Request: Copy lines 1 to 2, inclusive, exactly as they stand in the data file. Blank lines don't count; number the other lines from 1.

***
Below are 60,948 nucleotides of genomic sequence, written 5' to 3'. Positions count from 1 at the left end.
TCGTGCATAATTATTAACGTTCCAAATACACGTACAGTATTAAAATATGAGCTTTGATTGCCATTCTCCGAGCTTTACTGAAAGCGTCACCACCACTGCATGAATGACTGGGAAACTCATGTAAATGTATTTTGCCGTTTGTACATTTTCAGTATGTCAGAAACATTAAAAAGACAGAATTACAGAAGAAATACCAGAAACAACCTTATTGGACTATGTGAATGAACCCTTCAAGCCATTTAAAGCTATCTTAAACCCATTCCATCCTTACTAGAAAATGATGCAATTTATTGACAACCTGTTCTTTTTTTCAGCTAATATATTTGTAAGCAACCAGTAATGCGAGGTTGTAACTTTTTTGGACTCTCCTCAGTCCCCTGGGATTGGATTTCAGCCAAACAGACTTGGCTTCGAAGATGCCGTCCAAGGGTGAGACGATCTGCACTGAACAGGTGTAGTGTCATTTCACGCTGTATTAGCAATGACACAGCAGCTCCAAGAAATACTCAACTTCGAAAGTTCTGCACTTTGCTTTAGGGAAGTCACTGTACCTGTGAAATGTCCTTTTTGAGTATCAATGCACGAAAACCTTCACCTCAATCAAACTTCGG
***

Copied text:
Below are 60,948 nucleotides of genomic sequence, written 5' to 3'. Positions count from 1 at the left end.
TCGTGCATAATTATTAACGTTCCAAATACACGTACAGTATTAAAATATGAGCTTTGATTGCCATTCTCCGAGCTTTACTGAAAGCGTCACCACCACTGCATGAATGACTGGGAAACTCATGTAAATGTATTTTGCCGTTTGTACATTTTCAGTATGTCAGAAACATTAAAAAGACAGAATTACAGAAGAAATACCAGAAACAACCTTATTGGACTATGTGAATGAACCCTTCAAGCCATTTAAAGCTATCTTAAACCCATTCCATCCTTACTAGAAAATGATGCAATTTATTGACAACCTGTTCTTTTTTTCAGCTAATATATTTGTAAGCAACCAGTAATGCGAGGTTGTAACTTTTTTGGACTCTCCTCAGTCCCCTGGGATTGGATTTCAGCCAAACAGACTTGGCTTCGAAGATGCCGTCCAAGGGTGAGACGATCTGCACTGAACAGGTGTAGTGTCATTTCACGCTGTATTAGCAATGACACAGCAGCTCCAAGAAATACTCAACTTCGAAAGTTCTGCACTTTGCTTTAGGGAAGTCACTGTACCTGTGAAATGTCCTTTTTGAGTATCAATGCACGAAAACCTTCACCTCAATCAAACTTCGG